Another candle flickered and went out, leaving only the one beside the bed still alight. The room seemed oddly brighter without it. The nothingness was so close now, reaching across the threadbare carpet, swallowing up the dresser, almost entirely encircling the bed.
Ally sighed. So much for just losing herself in the moment. "We don't have long, do we?"
Weiss rose up, propping herself up on one elbow. She gently traced the pattern of the tattoo on Ally's stomach with her fingernail. The gentle touch made Ally tremble.
Ally dared to lower her arms, feeling the stiffness in her shoulders, then cupped Weiss' face in her hands, the steel links of her cuffs glinting, and drew the Marshal in close to kiss her intensely. Her cheek throbbed in pain and she could smell the strong odor of mingled sweat and her own arousal in the cold air, but that was okay. It gave her something else to focus on, assuming Weiss didn't have anything else in mind.
Weiss broke the kiss, lightly sucking at Ally's bottom lip for one last second, and running her tongue very gently along the cut she had inflicted earlier in the day. The slight stab of pain was quickly forgotten when Ally saw that Weiss, half-sitting up, was reaching behind her own back to unclasp her bra, then slowly, ever so slowly, sliding the black garment down her arms.
She was beautiful, Ally thought, so desperately beautiful. Weiss had an athlete's physique; small breasts, a perfect curve to her ribs, limbs evenly muscled and toned, stomach flat. Her coffee-dark skin gleamed with sweat in the candlelight.
Ally could smell Weiss now. That sweat mixed with the now familiar hint of tobacco, the expensive fragrance, and most of all that underlying current of excitement. She eagerly reached out to touch the dark-skinned woman's breasts but Weiss quickly caught her hands and held them firmly, barely inches away from her body.
Weiss caught Ally's eyes just as steadily as she held the bound wrists.
"I want you to taste me," she said, speaking quietly but in a tone that made it clear she wouldn't take no for an answer.
Ally nodded. "Anything."
As Weiss lay back, Ally shuffled down the bed, keeping her eyes on Weiss as much as she could, trying not to think about the nothingness that edged ever closer. She moved over so that she knelt between Weiss' legs, nudging them apart a little more. With her bound hands she eased Weiss' panties down as far as she could over her muscular thighs.
Like the bra, the panties struck her as much more feminine than she might have expected. Black cotton, high-cut, and trimmed in lace. Ally would have put money on Weiss being the boxer shorts type.
"Could you raise yourself up a little?" she said, her face coloring at having to ask such an awkward question.
Weiss complied, steadying herself on the bed with her elbows and scooting down a little, allowing Ally to get her hands underneath the Marshal's firm buttocks. Her legs, still constrained by her underwear, could part no further.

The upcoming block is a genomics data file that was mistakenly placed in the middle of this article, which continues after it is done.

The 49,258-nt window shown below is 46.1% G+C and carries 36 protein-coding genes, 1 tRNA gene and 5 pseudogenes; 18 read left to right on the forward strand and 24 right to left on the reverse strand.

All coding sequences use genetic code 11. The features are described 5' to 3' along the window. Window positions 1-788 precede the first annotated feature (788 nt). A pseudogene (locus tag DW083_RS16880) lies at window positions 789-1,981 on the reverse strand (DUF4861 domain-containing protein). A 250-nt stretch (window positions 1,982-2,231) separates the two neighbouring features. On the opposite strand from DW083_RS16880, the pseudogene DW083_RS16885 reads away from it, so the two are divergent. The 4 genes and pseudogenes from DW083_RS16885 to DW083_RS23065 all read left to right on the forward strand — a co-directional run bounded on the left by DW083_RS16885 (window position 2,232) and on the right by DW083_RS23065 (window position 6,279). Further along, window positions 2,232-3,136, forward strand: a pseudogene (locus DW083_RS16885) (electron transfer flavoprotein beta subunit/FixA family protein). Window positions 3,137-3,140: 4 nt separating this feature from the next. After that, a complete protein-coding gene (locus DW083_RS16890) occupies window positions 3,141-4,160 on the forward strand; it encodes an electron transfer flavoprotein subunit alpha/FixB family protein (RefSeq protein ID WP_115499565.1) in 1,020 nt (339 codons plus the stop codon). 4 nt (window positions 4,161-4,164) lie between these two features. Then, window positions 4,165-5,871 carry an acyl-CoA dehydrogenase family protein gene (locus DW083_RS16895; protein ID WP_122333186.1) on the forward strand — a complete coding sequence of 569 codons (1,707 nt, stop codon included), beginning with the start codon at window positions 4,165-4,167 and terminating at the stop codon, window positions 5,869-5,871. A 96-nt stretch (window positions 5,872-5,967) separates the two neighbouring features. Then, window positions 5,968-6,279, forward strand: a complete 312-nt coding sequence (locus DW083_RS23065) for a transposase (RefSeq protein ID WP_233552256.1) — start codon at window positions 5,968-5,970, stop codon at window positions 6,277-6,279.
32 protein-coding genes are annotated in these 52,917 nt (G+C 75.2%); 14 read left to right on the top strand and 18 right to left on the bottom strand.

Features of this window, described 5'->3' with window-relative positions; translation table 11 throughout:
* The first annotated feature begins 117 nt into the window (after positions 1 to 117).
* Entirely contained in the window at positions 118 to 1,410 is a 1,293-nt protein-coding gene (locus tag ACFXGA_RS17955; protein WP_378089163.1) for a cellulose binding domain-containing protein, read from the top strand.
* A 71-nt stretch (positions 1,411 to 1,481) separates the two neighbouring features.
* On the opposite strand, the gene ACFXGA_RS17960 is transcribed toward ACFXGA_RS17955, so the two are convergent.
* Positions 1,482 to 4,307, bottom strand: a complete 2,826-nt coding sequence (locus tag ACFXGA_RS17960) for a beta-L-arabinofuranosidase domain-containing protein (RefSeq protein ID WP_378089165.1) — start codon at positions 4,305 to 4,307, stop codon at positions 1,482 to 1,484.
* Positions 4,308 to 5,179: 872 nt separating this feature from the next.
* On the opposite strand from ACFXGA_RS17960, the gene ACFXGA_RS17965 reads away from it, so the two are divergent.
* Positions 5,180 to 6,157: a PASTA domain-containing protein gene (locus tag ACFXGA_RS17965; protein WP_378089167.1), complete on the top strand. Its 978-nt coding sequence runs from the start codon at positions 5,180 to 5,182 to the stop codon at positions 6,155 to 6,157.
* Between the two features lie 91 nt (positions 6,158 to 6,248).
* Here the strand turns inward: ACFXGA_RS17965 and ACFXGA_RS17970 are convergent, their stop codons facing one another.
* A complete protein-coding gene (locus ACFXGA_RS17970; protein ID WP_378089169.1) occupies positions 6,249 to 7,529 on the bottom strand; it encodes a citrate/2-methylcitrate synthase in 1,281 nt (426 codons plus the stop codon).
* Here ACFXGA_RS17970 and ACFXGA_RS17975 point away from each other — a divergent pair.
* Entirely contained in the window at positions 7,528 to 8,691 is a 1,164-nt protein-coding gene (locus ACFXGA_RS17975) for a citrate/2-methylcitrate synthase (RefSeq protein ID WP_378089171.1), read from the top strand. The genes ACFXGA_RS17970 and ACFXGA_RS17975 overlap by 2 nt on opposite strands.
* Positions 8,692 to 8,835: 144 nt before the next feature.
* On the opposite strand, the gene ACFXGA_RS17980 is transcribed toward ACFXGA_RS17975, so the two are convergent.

She lowered her head, her tongue immediately finding the delicate folds and trailing along the very edges of those swollen lips. She could taste the intoxicating desire, reveled in the welcoming heat, smelled the sheer need.
Slowly and deliberately, she moved upwards, her tongue finding and circling Weiss' clit. The merest touch made Weiss shudder, so she stayed there for a long moment, lapping at the swelling clitoris hungrily. Then her tongue unhurriedly returned to those slick folds, gliding through them, thrusting between them, each and every movement eliciting a soft cry from Weiss.
Her hands gripped Weiss' ass tightly, pulling the other woman's body up towards her. Back to the clit again, not with her tongue this time but with her lips, sucking fiercely on the throbbing clit, even daring to nip gently at it with her teeth. She heard Weiss call out in ecstasy. Another quick caress of the swollen bud with just the very tip of her tongue, barely even touching it, and then Ally returned her attention to those soft, fleshy lips.
Weiss reached down with one hand to grip the back of Ally's head, her fingers grasping a tight hold on her hair, keeping Ally locked firmly in place. Not that Ally needed any such encouragement. She yearned to share this moment with Weiss, with a woman who up until a day ago had been a complete stranger, who had since beaten her, mistreated her, doubted her, but who now, more than anything, was all that remained of her life.
She sensed Weiss' orgasm begin to build and increased her tempo. The dark-skinned woman's breath became labored and she convulsed beneath Ally's caresses. Ally glanced up, seeing Weiss' head rolling back, her eyes scrunched closed, her white teeth biting hard into her lower lip as she swore, dragging out the f-word for an impossibly long time as her climax rocked her body.
Ally pulled free and as carefully as she could, for the nothingness had now reached the narrow edge of the bed, moved up to lay beside Weiss. The quilt didn't move much under her weight, which nagged at the back of her mind as she settled down beside the still panting Weiss. It was like the white emptiness was somehow bearing down on the quilt, as if some unseen force had placed heavy stones at all four corners.
Feeling incredibly tired all of a sudden, Ally yawned. She kept her eyes on Weiss, not daring to look anywhere else, but the nothingness shifted into her view no matter what, almost as easily as it crept back into her thoughts.
Weiss lay unmoving for the longest time, her eyes firmly closed, the sound of her breathing loud in the stillness of what little space remained.